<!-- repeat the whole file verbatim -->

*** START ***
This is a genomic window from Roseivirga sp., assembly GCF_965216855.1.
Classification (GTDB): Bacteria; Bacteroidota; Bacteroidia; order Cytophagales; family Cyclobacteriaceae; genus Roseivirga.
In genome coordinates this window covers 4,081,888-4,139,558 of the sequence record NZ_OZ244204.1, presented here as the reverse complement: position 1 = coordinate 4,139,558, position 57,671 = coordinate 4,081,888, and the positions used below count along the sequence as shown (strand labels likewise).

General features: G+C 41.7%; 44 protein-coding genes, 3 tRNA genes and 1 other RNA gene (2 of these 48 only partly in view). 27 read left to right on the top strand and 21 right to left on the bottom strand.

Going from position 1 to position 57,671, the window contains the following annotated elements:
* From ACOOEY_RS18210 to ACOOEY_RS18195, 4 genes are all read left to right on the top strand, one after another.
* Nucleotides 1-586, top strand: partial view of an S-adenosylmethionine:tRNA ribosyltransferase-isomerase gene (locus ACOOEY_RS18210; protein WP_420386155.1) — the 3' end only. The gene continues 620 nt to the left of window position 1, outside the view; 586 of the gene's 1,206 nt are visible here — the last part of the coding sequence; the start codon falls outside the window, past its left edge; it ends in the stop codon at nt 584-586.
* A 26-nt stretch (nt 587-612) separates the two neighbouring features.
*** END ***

This is a genomic window from Roseivirga sp., assembly GCF_965216855.1.
Classification (GTDB): Bacteria; Bacteroidota; Bacteroidia; order Cytophagales; family Cyclobacteriaceae; genus Roseivirga.
In genome coordinates this window covers 4,081,888-4,139,558 of the sequence record NZ_OZ244204.1, presented here as the reverse complement: position 1 = coordinate 4,139,558, position 57,671 = coordinate 4,081,888, and the positions used below count along the sequence as shown (strand labels likewise).

General features: G+C 41.7%; 44 protein-coding genes, 3 tRNA genes and 1 other RNA gene (2 of these 48 only partly in view). 27 read left to right on the top strand and 21 right to left on the bottom strand.

Going from position 1 to position 57,671, the window contains the following annotated elements:
* From ACOOEY_RS18210 to ACOOEY_RS18195, 4 genes are all read left to right on the top strand, one after another.
* Nucleotides 1-586, top strand: partial view of an S-adenosylmethionine:tRNA ribosyltransferase-isomerase gene (locus ACOOEY_RS18210; protein WP_420386155.1) — the 3' end only. The gene continues 620 nt to the left of window position 1, outside the view; 586 of the gene's 1,206 nt are visible here — the last part of the coding sequence; the start codon falls outside the window, past its left edge; it ends in the stop codon at nt 584-586.
* A 26-nt stretch (nt 587-612) separates the two neighbouring features.